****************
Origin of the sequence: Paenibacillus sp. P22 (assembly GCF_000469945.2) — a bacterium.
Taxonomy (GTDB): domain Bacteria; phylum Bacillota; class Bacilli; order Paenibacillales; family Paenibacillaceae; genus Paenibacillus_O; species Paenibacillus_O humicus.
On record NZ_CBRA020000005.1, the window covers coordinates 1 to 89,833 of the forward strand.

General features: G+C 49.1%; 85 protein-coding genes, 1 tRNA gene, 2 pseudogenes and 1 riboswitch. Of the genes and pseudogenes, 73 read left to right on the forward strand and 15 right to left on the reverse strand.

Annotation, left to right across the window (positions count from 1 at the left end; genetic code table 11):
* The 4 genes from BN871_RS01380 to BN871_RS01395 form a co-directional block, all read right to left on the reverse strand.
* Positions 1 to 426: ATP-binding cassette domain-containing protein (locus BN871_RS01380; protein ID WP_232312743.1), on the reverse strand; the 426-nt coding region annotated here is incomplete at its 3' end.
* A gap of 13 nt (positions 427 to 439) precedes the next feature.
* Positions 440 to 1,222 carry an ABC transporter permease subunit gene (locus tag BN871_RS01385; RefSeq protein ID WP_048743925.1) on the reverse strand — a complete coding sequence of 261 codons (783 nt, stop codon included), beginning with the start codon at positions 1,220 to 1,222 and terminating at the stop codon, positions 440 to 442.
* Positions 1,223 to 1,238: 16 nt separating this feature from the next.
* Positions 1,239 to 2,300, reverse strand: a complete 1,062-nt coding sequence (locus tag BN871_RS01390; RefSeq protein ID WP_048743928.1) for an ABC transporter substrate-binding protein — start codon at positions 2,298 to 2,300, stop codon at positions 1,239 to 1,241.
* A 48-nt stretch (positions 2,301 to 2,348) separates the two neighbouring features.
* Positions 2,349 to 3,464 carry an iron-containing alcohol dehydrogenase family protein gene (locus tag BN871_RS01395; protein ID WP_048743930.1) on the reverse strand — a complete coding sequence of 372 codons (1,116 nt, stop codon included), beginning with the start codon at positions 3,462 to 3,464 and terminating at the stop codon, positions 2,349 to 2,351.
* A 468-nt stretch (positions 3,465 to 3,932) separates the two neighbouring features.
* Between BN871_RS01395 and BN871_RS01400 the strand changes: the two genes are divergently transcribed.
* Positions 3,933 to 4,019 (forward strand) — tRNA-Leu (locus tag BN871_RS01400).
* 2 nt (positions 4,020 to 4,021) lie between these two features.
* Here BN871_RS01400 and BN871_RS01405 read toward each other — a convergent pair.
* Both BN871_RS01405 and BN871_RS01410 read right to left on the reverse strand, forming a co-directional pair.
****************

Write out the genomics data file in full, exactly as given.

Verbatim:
Origin of the sequence: Paenibacillus sp. P22 (assembly GCF_000469945.2) — a bacterium.
Taxonomy (GTDB): domain Bacteria; phylum Bacillota; class Bacilli; order Paenibacillales; family Paenibacillaceae; genus Paenibacillus_O; species Paenibacillus_O humicus.
On record NZ_CBRA020000005.1, the window covers coordinates 1 to 89,833 of the forward strand.

General features: G+C 49.1%; 85 protein-coding genes, 1 tRNA gene, 2 pseudogenes and 1 riboswitch. Of the genes and pseudogenes, 73 read left to right on the forward strand and 15 right to left on the reverse strand.

Annotation, left to right across the window (positions count from 1 at the left end; genetic code table 11):
* The 4 genes from BN871_RS01380 to BN871_RS01395 form a co-directional block, all read right to left on the reverse strand.
* Positions 1 to 426: ATP-binding cassette domain-containing protein (locus BN871_RS01380; protein ID WP_232312743.1), on the reverse strand; the 426-nt coding region annotated here is incomplete at its 3' end.
* A gap of 13 nt (positions 427 to 439) precedes the next feature.
* Positions 440 to 1,222 carry an ABC transporter permease subunit gene (locus tag BN871_RS01385; RefSeq protein ID WP_048743925.1) on the reverse strand — a complete coding sequence of 261 codons (783 nt, stop codon included), beginning with the start codon at positions 1,220 to 1,222 and terminating at the stop codon, positions 440 to 442.
* Positions 1,223 to 1,238: 16 nt separating this feature from the next.
* Positions 1,239 to 2,300, reverse strand: a complete 1,062-nt coding sequence (locus tag BN871_RS01390; RefSeq protein ID WP_048743928.1) for an ABC transporter substrate-binding protein — start codon at positions 2,298 to 2,300, stop codon at positions 1,239 to 1,241.
* A 48-nt stretch (positions 2,301 to 2,348) separates the two neighbouring features.
* Positions 2,349 to 3,464 carry an iron-containing alcohol dehydrogenase family protein gene (locus tag BN871_RS01395; protein ID WP_048743930.1) on the reverse strand — a complete coding sequence of 372 codons (1,116 nt, stop codon included), beginning with the start codon at positions 3,462 to 3,464 and terminating at the stop codon, positions 2,349 to 2,351.
* A 468-nt stretch (positions 3,465 to 3,932) separates the two neighbouring features.
* Between BN871_RS01395 and BN871_RS01400 the strand changes: the two genes are divergently transcribed.
* Positions 3,933 to 4,019 (forward strand) — tRNA-Leu (locus tag BN871_RS01400).
* 2 nt (positions 4,020 to 4,021) lie between these two features.
* Here BN871_RS01400 and BN871_RS01405 read toward each other — a convergent pair.
* Both BN871_RS01405 and BN871_RS01410 read right to left on the reverse strand, forming a co-directional pair.